Input Port
FIG. 2 illustrates one of input ports 12 of FIG. 1 in more detailed block diagram form. Input port 12 includes a protocol processor 20 for receiving the incoming packet, and for converting it into a cell sequence. Protocol call processor 20 assigns a flow identification number (FIN) to the sequence based on information contained in the packet's header and includes the FIN number in each cell. Thereafter, as described below, the input and output ports use the FIN as a key into lookup tables containing information indicating how the ports are to treat cells assigned to each FIN. For example a FIN table may indicate which output port is to receive cell assigned to each FIN, may indicate which network bus or bus channel is to convey the packet away from switch 10, or may provide information relative to the packet's forwarding priority. Protocol processor 20 also includes a start of packet bit (SOP) and an end of packet bit (EOP) in each cell indicating whether it is the first or last packet of the sequence. As it generates each cell, protocol processor 20 delivers the cell to a cell buffer 22 and pulses a shift in signal (SI1) to tell the cell buffer to acquire the cell and to store it in an internal random access cell memory 32.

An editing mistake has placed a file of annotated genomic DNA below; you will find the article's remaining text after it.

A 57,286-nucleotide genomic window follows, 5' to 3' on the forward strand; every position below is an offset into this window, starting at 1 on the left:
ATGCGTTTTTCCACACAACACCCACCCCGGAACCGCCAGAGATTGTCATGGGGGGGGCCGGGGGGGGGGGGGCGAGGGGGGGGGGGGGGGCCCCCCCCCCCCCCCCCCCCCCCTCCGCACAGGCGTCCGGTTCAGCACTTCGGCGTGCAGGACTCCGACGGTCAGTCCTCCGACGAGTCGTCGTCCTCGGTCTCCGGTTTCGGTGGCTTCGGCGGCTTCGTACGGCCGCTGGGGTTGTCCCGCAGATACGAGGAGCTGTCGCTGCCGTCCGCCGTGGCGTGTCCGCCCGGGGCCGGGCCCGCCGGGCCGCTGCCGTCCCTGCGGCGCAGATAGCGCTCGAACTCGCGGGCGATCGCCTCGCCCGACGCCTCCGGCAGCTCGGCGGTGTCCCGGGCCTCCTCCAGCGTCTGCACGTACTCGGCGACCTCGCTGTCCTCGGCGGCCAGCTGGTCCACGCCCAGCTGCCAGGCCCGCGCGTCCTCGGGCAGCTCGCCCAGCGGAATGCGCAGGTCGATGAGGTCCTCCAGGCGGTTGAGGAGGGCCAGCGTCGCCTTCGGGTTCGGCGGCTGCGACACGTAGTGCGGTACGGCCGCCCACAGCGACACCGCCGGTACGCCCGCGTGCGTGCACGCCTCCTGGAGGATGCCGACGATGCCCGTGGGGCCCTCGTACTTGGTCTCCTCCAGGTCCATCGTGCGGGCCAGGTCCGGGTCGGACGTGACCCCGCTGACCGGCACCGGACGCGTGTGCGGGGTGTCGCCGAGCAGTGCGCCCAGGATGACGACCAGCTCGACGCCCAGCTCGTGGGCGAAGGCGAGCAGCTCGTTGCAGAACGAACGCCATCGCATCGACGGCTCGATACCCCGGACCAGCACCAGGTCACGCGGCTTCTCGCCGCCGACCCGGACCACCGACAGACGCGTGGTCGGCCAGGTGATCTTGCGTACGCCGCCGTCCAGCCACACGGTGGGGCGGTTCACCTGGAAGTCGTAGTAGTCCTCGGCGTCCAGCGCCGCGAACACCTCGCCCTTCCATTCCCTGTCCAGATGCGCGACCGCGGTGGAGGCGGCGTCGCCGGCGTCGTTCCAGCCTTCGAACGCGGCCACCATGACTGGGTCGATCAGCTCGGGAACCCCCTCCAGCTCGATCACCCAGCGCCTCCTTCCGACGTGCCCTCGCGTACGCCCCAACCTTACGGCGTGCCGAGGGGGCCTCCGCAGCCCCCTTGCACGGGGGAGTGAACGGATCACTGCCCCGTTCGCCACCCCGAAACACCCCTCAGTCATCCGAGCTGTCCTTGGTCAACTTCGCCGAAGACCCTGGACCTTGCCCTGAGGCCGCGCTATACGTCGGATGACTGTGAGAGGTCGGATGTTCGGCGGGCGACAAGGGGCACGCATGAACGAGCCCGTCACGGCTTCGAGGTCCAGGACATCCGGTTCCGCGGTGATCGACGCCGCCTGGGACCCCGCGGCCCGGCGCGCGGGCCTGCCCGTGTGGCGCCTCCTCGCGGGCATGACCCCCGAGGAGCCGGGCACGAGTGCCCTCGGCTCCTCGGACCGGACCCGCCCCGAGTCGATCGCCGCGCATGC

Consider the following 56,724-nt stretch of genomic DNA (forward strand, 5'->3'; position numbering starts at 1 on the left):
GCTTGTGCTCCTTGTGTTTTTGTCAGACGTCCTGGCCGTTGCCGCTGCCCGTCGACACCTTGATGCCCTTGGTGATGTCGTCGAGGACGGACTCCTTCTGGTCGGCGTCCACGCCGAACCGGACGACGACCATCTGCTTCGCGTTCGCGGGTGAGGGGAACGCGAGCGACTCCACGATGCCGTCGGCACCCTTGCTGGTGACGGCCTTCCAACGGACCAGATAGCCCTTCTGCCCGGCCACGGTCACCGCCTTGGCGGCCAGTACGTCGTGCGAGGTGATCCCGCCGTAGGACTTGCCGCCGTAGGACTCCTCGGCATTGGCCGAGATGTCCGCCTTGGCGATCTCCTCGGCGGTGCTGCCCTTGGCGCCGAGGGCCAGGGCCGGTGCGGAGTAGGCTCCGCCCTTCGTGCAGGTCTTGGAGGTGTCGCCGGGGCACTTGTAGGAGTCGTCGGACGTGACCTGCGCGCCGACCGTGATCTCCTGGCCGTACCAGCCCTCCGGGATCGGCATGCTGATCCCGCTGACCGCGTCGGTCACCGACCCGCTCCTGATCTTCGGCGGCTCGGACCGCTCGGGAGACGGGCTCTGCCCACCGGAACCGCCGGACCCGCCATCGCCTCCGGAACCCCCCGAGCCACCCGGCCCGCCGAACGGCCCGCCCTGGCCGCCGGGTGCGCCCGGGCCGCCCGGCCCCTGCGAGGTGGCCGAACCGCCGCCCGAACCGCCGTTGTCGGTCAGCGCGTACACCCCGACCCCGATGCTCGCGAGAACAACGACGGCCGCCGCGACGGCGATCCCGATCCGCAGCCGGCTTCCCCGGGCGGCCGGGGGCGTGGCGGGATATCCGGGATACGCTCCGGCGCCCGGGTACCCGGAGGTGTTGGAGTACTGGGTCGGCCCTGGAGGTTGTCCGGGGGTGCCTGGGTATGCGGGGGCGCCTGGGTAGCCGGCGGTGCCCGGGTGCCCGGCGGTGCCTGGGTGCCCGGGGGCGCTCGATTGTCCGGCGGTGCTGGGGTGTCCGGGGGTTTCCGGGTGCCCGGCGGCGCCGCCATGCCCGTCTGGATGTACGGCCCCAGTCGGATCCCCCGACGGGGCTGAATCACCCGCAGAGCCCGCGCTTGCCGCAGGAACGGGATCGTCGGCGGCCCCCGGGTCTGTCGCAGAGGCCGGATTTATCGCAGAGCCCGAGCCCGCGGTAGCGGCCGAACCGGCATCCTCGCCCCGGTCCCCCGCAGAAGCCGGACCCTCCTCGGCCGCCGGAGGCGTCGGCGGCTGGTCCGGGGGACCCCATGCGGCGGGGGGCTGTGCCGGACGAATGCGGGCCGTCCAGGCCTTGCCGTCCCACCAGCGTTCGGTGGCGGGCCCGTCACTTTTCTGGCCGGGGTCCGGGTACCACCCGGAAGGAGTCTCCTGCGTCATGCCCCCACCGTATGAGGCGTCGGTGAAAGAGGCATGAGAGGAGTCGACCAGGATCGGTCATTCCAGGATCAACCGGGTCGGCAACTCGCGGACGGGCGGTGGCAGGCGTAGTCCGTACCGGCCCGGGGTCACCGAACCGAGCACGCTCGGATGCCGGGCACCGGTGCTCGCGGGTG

When it stores a unicast cell, cell buffer 22 sends the cell's FIN and the pointer (PTR) to the storage address of the cell to a queue manager 24 and pulses a SAVED signal to tell the queue manager to acquire the pointer and the FIN number. In addition to referencing a cell's output port destination, the cell's FIN also references the cell's forwarding priority and other factors which influence the order and timing with which the cell is to be forwarded from the cell buffer. Queue manager 24 keeps track of all of the cells stored in cell buffer 22, determines which output port 14 is to receive each cell, and determines when the cell buffer is to read each cell out of cell memory 32 and forward it to a switch interface circuit 26. Switch interface circuit 26 stores cells it receives from cell buffer 22 in internal queues, requests routing control circuit 18 to establish a signal path to the output port that is to receive each cell, and then forwards the cell to that output port when the path is available.